- Wednesday, March 8, 2017
- 1 pm EST
Carbon Pricing From the Right
Series: comparing and contrasting carbon pricing across the political spectrum
Governments across the political spectrum are exploring and implementing carbon pricing… but not always in exactly the same way. In this online panel discussion, we unpack the essential elements of a small-c conservative approach to carbon pricing. In particular, we’ll take a look at the recent buzz about carbon pricing amongst Republicans in the United States after two former Secretaries of State— George P. Shultz and James A. Baker III—published an op-ed in the Wall Street Journal proposing a conservative response to climate change (see the full plan The Conservative Case for Carbon Dividends). You can also compare and contrast this conversation with our second panel in this series: Carbon Pricing from the Left.
Originally from British Columbia, Mark lives in Ottawa, Canada and has worked in public policy roles in government, business and consulting for over 20 years.
He has worked in several MPs and Ministers offices, including five years with Prime Minister Stephen Harper as Senior Policy Advisor and Director of Policy and Research. He has also worked for Ontario Power Generation, BlackBerry, and as a consultant on energy and environmental issues, most recently heading the energy practice at Hill+Knowlton Strategies. Mark has long been engaged in the environmental policy debate in Canada, and serves on the advisory board of the Pembina Institute and the steering committee of Sustainable Prosperity.
In 2011, Inglis went full-time into promoting free enterprise action on climate change and launched the Energy and Enterprise Initiative (“E&EI”) at George Mason University in July 2012. E&EI is a 501(c)(3), tax-exempt, educational outreach that lives to demonstrate the power of accountable free enterprise. E&EI believes that climate change can be solved by eliminating all subsidies, including the implicit subsidy of the lack of accountability for emissions. By creating a level playing field in which all costs are transparently “in” on all fuels, E&EI believes that the free enterprise system will deliver innovation faster than government regulations could ever imagine.
E&EI supports an online community of energy optimists and climate realists at republicEn.org. You can say you’re “En” on free enterprise solutions to climate change at republicEn.org.
For his work on climate change Inglis was given the 2015 John F. Kennedy Profile in Courage Award. He appears in the film Merchants of Doubt and in the Showtime series YEARS of Living Dangerously (episodes 3 and 4), and he spoke at TEDxJacksonville.
Inglis was a Resident Fellow at Harvard University’s Institute of Politics in 2011, a Visiting Energy Fellow at Duke University’s Nicholas School of the Environment in 2012, and a Resident Fellow at the University of Chicago’s Institute of Politics in 2014.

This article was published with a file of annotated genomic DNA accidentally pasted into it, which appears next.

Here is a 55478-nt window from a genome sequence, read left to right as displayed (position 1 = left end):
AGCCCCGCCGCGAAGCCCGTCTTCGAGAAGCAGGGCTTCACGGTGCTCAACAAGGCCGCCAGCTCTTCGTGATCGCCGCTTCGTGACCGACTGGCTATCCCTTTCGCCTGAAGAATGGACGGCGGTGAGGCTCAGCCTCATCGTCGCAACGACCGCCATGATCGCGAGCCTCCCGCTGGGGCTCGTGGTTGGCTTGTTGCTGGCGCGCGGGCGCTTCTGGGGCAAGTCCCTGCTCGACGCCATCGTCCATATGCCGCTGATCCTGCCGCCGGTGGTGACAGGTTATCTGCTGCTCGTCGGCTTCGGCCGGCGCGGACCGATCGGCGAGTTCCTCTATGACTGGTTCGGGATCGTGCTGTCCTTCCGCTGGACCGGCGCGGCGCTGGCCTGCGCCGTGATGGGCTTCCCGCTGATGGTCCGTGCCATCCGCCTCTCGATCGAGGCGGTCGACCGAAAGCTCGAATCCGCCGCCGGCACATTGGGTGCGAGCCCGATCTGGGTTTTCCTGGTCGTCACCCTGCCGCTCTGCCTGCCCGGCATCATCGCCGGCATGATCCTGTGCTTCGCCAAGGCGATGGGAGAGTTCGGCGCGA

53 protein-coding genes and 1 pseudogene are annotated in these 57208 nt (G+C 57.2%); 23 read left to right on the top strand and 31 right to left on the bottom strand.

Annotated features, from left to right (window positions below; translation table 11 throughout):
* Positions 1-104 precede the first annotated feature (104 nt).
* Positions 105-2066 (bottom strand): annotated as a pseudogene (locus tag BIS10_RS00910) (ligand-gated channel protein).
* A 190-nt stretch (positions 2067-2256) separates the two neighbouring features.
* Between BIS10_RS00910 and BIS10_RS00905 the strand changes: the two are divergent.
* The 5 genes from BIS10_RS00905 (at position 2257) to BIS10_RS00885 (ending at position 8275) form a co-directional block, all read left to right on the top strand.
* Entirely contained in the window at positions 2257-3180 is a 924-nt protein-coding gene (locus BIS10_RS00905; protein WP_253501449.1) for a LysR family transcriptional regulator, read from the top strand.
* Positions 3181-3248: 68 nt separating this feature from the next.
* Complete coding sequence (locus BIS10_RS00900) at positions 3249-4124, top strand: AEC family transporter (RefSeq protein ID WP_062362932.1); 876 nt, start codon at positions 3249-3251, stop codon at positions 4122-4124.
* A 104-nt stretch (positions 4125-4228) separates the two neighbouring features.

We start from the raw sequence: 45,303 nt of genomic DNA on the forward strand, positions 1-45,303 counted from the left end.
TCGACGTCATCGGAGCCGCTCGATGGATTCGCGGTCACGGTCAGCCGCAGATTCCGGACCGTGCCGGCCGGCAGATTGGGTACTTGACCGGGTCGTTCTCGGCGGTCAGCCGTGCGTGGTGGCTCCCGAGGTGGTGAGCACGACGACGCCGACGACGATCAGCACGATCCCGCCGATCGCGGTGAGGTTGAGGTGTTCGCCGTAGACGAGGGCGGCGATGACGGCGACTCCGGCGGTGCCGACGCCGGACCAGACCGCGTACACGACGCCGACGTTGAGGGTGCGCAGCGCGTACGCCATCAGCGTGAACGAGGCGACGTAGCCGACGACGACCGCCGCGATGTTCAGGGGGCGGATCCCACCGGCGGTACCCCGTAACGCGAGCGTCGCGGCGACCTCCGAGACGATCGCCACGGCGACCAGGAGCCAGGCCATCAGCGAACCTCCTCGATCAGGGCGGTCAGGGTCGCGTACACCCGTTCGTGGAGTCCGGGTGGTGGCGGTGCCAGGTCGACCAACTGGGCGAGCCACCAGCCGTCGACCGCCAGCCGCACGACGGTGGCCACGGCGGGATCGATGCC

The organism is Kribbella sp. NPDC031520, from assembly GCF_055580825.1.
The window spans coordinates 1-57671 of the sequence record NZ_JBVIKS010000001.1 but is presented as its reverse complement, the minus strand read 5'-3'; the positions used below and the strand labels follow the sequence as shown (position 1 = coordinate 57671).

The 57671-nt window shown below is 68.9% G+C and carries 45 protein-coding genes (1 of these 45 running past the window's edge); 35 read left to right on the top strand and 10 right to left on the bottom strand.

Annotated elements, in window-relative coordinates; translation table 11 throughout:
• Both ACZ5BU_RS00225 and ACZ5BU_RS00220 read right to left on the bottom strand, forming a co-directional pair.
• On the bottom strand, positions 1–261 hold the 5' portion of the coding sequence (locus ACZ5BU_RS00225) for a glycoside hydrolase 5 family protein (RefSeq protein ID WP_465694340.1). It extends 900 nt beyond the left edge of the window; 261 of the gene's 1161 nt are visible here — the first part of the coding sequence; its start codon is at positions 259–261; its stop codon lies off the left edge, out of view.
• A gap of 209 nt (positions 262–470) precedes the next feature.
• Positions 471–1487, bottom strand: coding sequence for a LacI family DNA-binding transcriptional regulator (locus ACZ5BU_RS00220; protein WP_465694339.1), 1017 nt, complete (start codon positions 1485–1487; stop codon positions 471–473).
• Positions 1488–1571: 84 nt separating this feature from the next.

Inglis grew up in the Low country of South Carolina, went to Duke University for college, met and married his college sweetheart, graduated from the University of Virginia School of Law and practiced commercial real estate law in Greenville, S.C., before and between his years in Congress.
Bob and Mary Anne Inglis have five children (a son, 30, and four daughters, 27, 25, 21 and 19). They live on a small farm in northern Greenville County, South Carolina.
Adele Morris is a senior fellow and policy director for Climate and Energy Economics at the Brookings Institution. Her expertise and interests include the economics of policies related to climate change, energy, natural resources, and public finance.
She joined Brookings in July 2008 from the Joint Economic Committee (JEC) of the U.S. Congress, where she spent a year as a Senior Economist covering energy and climate issues.
Before the JEC, Adele served nine years with the U.S. Treasury Department as its chief natural resource economist, working on climate, energy, agriculture, and radio spectrum issues. On assignment to the U.S. Department of State in 2000, she was the lead U.S. negotiator on land use and forestry issues in the international climate change treaty process. Prior to joining the Treasury, she served as the senior economist for environmental affairs at the President’s Council of Economic Advisers during the development of the Kyoto Protocol. She began her career at the Office of Management and Budget, where she conducted regulatory oversight of agriculture and natural resource agencies. She holds a Ph.D. in Economics from Princeton University, an M.S. in Mathematics from the University of Utah, and a B.A. from Rice University.